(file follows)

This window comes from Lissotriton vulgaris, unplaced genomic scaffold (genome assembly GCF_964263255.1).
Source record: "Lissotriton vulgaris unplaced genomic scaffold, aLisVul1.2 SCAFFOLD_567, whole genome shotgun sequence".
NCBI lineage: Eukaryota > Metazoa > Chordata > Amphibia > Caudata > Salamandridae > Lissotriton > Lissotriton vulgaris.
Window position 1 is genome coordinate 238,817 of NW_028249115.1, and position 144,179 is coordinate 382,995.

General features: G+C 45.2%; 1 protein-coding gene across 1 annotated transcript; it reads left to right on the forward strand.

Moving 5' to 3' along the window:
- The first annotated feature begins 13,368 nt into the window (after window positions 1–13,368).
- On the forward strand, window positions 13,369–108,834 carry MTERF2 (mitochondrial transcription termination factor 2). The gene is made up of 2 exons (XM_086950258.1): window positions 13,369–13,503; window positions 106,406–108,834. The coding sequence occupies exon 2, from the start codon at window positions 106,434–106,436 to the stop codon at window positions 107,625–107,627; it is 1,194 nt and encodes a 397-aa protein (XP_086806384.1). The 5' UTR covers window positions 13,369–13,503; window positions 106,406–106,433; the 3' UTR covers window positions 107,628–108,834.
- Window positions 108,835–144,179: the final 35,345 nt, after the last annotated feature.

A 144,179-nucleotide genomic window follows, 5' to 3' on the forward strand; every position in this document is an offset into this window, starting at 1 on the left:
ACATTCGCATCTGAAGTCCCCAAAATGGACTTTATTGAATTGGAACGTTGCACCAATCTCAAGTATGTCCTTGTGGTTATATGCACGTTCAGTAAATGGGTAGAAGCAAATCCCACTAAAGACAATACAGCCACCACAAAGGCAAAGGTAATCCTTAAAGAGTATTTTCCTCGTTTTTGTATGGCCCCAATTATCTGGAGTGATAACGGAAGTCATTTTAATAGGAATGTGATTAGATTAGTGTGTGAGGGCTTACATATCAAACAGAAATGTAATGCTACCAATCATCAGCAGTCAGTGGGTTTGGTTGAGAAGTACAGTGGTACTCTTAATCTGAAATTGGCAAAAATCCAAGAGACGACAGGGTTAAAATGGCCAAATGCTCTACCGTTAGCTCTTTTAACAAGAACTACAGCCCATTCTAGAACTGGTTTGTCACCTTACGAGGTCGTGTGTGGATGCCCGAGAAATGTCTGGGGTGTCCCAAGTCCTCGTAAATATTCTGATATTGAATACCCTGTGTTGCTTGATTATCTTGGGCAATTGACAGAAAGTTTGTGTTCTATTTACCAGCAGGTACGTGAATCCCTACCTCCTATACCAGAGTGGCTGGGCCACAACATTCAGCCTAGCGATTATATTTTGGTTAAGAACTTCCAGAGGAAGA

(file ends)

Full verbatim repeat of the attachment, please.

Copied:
This window comes from Lissotriton vulgaris, unplaced genomic scaffold (genome assembly GCF_964263255.1).
Source record: "Lissotriton vulgaris unplaced genomic scaffold, aLisVul1.2 SCAFFOLD_567, whole genome shotgun sequence".
NCBI lineage: Eukaryota > Metazoa > Chordata > Amphibia > Caudata > Salamandridae > Lissotriton > Lissotriton vulgaris.
Window position 1 is genome coordinate 238,817 of NW_028249115.1, and position 144,179 is coordinate 382,995.

General features: G+C 45.2%; 1 protein-coding gene across 1 annotated transcript; it reads left to right on the forward strand.

Moving 5' to 3' along the window:
- The first annotated feature begins 13,368 nt into the window (after window positions 1–13,368).
- On the forward strand, window positions 13,369–108,834 carry MTERF2 (mitochondrial transcription termination factor 2). The gene is made up of 2 exons (XM_086950258.1): window positions 13,369–13,503; window positions 106,406–108,834. The coding sequence occupies exon 2, from the start codon at window positions 106,434–106,436 to the stop codon at window positions 107,625–107,627; it is 1,194 nt and encodes a 397-aa protein (XP_086806384.1). The 5' UTR covers window positions 13,369–13,503; window positions 106,406–106,433; the 3' UTR covers window positions 107,628–108,834.
- Window positions 108,835–144,179: the final 35,345 nt, after the last annotated feature.

A 144,179-nucleotide genomic window follows, 5' to 3' on the forward strand; every position in this document is an offset into this window, starting at 1 on the left:
ACATTCGCATCTGAAGTCCCCAAAATGGACTTTATTGAATTGGAACGTTGCACCAATCTCAAGTATGTCCTTGTGGTTATATGCACGTTCAGTAAATGGGTAGAAGCAAATCCCACTAAAGACAATACAGCCACCACAAAGGCAAAGGTAATCCTTAAAGAGTATTTTCCTCGTTTTTGTATGGCCCCAATTATCTGGAGTGATAACGGAAGTCATTTTAATAGGAATGTGATTAGATTAGTGTGTGAGGGCTTACATATCAAACAGAAATGTAATGCTACCAATCATCAGCAGTCAGTGGGTTTGGTTGAGAAGTACAGTGGTACTCTTAATCTGAAATTGGCAAAAATCCAAGAGACGACAGGGTTAAAATGGCCAAATGCTCTACCGTTAGCTCTTTTAACAAGAACTACAGCCCATTCTAGAACTGGTTTGTCACCTTACGAGGTCGTGTGTGGATGCCCGAGAAATGTCTGGGGTGTCCCAAGTCCTCGTAAATATTCTGATATTGAATACCCTGTGTTGCTTGATTATCTTGGGCAATTGACAGAAAGTTTGTGTTCTATTTACCAGCAGGTACGTGAATCCCTACCTCCTATACCAGAGTGGCTGGGCCACAACATTCAGCCTAGCGATTATATTTTGGTTAAGAACTTCCAGAGGAAGA